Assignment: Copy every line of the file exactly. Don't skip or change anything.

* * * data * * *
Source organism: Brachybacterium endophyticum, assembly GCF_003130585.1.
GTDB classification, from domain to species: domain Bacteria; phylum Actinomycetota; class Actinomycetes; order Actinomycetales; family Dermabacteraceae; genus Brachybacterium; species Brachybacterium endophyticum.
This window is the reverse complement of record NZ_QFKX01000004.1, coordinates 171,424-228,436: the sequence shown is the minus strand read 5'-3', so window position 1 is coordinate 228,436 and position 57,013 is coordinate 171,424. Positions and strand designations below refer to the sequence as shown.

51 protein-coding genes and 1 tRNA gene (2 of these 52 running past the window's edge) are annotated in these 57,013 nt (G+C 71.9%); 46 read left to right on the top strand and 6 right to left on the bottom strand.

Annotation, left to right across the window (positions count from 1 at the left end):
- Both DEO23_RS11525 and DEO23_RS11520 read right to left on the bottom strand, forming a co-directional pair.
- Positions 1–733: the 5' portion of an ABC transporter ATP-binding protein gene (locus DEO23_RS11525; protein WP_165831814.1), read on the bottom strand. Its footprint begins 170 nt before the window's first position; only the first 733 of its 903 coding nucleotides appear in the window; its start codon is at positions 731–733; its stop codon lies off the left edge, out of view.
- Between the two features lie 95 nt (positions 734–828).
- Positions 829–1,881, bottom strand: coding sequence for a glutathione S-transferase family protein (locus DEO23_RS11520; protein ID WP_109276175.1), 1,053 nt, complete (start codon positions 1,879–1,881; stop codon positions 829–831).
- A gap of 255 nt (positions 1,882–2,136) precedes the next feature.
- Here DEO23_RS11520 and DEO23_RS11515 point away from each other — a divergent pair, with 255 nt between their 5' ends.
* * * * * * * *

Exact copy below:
Source organism: Brachybacterium endophyticum, assembly GCF_003130585.1.
GTDB classification, from domain to species: domain Bacteria; phylum Actinomycetota; class Actinomycetes; order Actinomycetales; family Dermabacteraceae; genus Brachybacterium; species Brachybacterium endophyticum.
This window is the reverse complement of record NZ_QFKX01000004.1, coordinates 171,424-228,436: the sequence shown is the minus strand read 5'-3', so window position 1 is coordinate 228,436 and position 57,013 is coordinate 171,424. Positions and strand designations below refer to the sequence as shown.

51 protein-coding genes and 1 tRNA gene (2 of these 52 running past the window's edge) are annotated in these 57,013 nt (G+C 71.9%); 46 read left to right on the top strand and 6 right to left on the bottom strand.

Annotation, left to right across the window (positions count from 1 at the left end):
- Both DEO23_RS11525 and DEO23_RS11520 read right to left on the bottom strand, forming a co-directional pair.
- Positions 1–733: the 5' portion of an ABC transporter ATP-binding protein gene (locus DEO23_RS11525; protein WP_165831814.1), read on the bottom strand. Its footprint begins 170 nt before the window's first position; only the first 733 of its 903 coding nucleotides appear in the window; its start codon is at positions 731–733; its stop codon lies off the left edge, out of view.
- Between the two features lie 95 nt (positions 734–828).
- Positions 829–1,881, bottom strand: coding sequence for a glutathione S-transferase family protein (locus DEO23_RS11520; protein ID WP_109276175.1), 1,053 nt, complete (start codon positions 1,879–1,881; stop codon positions 829–831).
- A gap of 255 nt (positions 1,882–2,136) precedes the next feature.
- Here DEO23_RS11520 and DEO23_RS11515 point away from each other — a divergent pair, with 255 nt between their 5' ends.